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No-bid contract costs Lafayette, LA taxpayers big money.
RJW’s All-Time Favorite Broadway Songs (Abridged) April 10, 2011Posted by Robert J. Wilson in Music.
Tags: Aida, Broadway, Crazy for You, Glee, Lés Misérables, Lion King, RENT, Wicked
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There’s simply no way I could list the sum of songs that litter the lot of my thespian thoughts.
But these…are a few, featured in no particular order and influenced in no small part by their availability on YouTube.
Endless Night from The Lion King, performed by the late artist Jason Raize
Corner of the Sky, from Pippin, performed by William Katt
Enchantment Passing Through, from Elton John & Tim Rice’s Aida, performed by Adam Pascal and Heather Hedley
Bring Him Home from Cameron Mackintosh’s Lés Misérables, sung by Alfred Giovanni Roncalli Boe
One Song, Glory from Jonathan Larsen’s RENT, performed by Adam Pascal
Embraceable You from George & Ira Gershwin’s Crazy For You, performed here by Idina Menzel
Even though I’ve never seen this in person, I love the song Defying Gravity from Wicked, performed here by Idina Menzel and Kristin Chenoweth (I think…)
Here’s the version from Fox’s Glee that made me love this song, performed by Lea Michele and Chris Colfer:
That’s enough for now… Hope you enjoyed this!
RJW Finds Fun, Fantasy in Fablehaven April 4, 2011Posted by Robert J. Wilson in Books+Lit.
Tags: Barnes & Noble, Fablehaven, Fantasy, Fiction, Literature
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My latest literary obsession is the fantasy series Fablehaven by Brandon Mull.
Sure, I’m aware that the target audience for this series is kids 9-12 years old, but that doesn’t mean that a 30…um, something year old can’t enjoy a childish magical adventure every now and again.
Very much in the mold of Lewis and Rowling, Mull’s tale takes place on a preserve for magical mythical creatures, detailing a hierarchy of these fantastical beasts and the humans who care for them. Brother and sister Seth and Kendra Sorenson join their grandparents on their secret preserve and unwittingly become embroiled in epic battles that grant them great powers and teach them the value of responsibility and honor.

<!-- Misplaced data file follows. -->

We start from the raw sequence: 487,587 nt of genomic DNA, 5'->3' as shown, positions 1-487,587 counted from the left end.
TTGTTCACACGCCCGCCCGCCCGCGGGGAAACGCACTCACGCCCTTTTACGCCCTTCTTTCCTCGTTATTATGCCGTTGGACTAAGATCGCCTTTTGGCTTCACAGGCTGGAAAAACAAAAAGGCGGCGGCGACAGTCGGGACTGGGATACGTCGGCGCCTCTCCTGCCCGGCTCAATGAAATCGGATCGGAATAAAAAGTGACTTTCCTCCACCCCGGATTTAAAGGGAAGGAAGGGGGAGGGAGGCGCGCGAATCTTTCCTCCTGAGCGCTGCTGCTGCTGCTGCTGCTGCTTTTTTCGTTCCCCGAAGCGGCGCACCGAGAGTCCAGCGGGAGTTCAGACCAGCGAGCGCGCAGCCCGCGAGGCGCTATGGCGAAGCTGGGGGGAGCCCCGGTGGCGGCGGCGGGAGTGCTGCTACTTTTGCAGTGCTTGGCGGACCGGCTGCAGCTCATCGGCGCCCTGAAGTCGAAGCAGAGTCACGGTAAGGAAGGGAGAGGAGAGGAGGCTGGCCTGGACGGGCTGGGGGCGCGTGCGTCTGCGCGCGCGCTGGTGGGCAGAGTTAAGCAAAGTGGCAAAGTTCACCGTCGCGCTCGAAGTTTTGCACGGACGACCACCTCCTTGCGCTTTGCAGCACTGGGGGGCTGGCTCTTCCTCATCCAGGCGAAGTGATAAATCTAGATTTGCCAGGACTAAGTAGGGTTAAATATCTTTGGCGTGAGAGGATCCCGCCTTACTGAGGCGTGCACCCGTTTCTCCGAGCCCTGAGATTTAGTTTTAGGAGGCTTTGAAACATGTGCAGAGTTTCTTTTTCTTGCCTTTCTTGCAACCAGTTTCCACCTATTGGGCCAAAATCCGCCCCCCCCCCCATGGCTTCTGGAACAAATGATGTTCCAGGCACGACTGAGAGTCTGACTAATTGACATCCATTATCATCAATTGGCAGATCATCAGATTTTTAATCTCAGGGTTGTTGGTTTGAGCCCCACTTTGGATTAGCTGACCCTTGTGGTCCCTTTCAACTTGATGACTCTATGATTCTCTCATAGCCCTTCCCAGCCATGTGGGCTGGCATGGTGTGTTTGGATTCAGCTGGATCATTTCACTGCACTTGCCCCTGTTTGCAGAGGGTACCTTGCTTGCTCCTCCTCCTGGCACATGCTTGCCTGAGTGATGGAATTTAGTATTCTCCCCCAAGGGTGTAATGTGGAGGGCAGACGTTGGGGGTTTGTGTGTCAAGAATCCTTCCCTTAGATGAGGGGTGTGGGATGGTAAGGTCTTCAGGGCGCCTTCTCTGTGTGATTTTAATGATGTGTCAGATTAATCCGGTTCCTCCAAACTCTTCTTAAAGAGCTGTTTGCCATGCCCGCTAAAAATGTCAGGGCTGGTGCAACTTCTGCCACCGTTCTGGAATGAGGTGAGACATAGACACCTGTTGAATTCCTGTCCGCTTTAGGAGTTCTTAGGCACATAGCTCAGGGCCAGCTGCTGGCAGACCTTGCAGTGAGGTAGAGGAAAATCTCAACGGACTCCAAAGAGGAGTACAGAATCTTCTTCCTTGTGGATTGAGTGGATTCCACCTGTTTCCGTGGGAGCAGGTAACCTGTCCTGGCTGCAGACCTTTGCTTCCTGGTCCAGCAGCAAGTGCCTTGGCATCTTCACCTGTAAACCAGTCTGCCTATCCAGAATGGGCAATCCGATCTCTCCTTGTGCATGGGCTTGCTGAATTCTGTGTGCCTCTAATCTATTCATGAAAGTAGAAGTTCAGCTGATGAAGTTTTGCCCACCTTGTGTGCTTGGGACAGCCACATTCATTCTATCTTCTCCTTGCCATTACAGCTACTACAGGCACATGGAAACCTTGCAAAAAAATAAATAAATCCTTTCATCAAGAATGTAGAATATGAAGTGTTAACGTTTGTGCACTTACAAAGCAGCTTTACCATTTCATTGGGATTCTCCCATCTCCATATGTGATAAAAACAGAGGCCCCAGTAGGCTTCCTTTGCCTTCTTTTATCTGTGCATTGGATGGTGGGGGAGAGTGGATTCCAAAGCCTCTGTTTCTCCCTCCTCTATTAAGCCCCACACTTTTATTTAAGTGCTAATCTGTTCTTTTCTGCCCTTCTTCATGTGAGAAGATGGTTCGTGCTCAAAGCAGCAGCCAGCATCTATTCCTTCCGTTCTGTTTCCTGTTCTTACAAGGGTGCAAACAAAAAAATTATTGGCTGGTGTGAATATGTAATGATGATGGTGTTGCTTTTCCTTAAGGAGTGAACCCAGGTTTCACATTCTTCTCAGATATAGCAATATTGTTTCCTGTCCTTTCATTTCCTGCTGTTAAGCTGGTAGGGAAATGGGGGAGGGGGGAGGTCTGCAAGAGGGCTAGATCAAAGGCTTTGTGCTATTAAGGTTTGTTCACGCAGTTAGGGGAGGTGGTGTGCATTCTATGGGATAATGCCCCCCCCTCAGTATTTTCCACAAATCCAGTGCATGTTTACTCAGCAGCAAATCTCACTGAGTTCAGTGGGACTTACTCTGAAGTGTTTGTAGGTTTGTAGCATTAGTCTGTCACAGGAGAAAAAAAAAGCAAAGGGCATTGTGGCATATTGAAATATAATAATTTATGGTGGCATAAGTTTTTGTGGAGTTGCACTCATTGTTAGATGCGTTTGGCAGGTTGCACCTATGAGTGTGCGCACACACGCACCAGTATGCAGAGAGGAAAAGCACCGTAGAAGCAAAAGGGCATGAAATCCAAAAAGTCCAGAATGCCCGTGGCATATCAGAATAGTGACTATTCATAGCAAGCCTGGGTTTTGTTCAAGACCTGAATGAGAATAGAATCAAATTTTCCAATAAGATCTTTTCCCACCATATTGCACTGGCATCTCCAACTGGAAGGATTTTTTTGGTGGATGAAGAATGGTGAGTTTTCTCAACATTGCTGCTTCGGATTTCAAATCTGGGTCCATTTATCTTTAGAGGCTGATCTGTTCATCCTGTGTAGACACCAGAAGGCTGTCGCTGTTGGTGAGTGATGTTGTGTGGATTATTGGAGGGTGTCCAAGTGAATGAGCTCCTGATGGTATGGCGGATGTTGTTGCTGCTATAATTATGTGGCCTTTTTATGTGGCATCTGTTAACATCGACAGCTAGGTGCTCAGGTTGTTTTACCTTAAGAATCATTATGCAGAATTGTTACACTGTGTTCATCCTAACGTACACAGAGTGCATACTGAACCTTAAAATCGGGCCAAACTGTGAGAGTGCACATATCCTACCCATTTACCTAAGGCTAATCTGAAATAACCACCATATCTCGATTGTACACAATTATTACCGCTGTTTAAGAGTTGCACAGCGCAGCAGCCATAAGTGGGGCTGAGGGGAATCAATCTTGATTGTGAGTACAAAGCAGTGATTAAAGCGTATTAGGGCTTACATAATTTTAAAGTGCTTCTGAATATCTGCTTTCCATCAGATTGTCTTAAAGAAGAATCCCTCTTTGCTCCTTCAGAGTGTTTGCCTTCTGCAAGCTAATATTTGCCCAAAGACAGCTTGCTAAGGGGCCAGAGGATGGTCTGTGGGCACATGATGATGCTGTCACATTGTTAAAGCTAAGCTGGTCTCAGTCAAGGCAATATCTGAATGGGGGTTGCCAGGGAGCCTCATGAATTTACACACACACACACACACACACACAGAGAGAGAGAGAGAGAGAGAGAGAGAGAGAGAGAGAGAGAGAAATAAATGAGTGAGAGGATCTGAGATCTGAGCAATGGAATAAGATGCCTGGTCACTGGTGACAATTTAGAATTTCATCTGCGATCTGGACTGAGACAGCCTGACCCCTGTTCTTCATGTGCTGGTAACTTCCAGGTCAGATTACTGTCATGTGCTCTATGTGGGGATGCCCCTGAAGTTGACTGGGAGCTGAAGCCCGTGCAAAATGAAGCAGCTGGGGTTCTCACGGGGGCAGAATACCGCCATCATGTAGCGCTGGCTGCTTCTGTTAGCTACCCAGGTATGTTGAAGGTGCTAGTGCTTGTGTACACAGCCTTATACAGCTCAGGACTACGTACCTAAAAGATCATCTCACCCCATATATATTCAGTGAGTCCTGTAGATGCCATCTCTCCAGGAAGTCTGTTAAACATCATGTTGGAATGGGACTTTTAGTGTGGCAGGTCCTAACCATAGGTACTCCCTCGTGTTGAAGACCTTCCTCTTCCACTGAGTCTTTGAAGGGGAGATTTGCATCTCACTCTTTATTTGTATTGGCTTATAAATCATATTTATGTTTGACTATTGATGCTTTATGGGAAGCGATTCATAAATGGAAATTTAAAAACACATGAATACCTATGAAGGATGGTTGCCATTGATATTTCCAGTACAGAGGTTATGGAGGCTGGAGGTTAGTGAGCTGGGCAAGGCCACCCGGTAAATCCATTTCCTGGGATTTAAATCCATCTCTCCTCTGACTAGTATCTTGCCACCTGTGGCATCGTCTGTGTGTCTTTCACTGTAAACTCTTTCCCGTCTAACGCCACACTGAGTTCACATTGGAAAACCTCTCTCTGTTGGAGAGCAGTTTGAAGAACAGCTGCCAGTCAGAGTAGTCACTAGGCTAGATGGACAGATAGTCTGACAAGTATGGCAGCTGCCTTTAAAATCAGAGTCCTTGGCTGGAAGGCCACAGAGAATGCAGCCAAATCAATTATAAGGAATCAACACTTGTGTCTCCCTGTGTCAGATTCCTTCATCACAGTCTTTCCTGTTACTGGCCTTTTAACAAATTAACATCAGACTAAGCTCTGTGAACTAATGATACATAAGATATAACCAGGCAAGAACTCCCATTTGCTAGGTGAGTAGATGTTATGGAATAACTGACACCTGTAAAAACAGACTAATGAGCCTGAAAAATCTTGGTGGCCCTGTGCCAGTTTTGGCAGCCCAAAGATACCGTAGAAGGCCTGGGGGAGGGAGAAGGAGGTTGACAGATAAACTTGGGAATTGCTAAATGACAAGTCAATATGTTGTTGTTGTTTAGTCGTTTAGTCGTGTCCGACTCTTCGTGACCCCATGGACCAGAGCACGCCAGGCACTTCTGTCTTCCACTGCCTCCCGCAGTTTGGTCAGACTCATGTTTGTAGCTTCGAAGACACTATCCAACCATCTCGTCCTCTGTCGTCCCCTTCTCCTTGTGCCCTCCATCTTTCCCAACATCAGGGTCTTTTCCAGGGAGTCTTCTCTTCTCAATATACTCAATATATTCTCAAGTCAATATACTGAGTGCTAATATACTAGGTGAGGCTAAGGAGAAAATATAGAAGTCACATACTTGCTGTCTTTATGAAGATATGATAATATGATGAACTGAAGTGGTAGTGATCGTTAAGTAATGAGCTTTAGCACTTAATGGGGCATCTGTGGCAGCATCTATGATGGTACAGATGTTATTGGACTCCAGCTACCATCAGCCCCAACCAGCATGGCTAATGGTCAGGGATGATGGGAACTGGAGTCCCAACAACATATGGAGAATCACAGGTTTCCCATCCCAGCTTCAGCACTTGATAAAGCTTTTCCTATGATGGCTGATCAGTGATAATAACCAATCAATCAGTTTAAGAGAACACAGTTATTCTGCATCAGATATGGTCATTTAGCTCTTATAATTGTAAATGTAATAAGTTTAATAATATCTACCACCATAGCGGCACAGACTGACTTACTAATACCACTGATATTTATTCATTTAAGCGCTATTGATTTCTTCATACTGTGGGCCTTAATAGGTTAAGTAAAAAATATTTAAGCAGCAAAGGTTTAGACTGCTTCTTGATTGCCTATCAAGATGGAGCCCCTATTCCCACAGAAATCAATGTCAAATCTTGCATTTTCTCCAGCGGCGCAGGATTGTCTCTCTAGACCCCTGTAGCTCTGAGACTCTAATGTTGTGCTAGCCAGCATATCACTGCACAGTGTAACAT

I’m in the opening chapters of series finale Book 5, and I’ve completely enjoyed the fun and frolic of this world and its familiar yet sometimes surprising inhabitants. I’d be lying if I said I was eager to leave the fun and magical world of Fablehaven for more age-appropriate tomes, but anyone with even a last vestige of imagination could identify with the peace afforded by harmless escapism.
Click the cover images to be brought to the Barnes & Noble page for each of the books.
RJW’s Cousin Named Top Teacher April 4, 2011Posted by Robert J. Wilson in General.
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My fantastic cousin, Mrs. Amy Castille Carriere was named St. Landry Parish’s Middle School Teacher of the Year!
An article in the Opelousas Daily World shared information on how the selection was made:
All three teachers had to submit their portfolios and videos of themselves in the classroom for review by a panel of judges. The finalists were chosen for in-person interviews and from there, the winners were chosen.
But there’s more:
The next step for the three winners will be to compete at the regional [level]. Winners will go on to the state, then national competitions, said Martha Wilhite of the St. Landry Parish School Board central office. The portfolios and videos are reviewed by judges outside Region IV, the region to which St. Landry Parish belongs, together with Lafayette, St. Martin, Evangeline, Acadia, Iberia and Vermilion parishes. Regional winners will be notified by April 21; state winners will be notified by May 6.
Here’s what the Daily World had to say about Amy:
Amy Carriere, Middle School Teacher of Year
Everyone has a favorite teacher at the end of his or her school career. For many Park Vista Elementary students, that teacher is Amy Carriere, said Principal Ulysse Joubert.
“For those students who are fortunate enough to go through her class, her name will be on the top of their list,” Joubert said. “She inspires them. She brainwashes the kids. She says, ‘You’re going to be something.’ Naturally it’s productive.”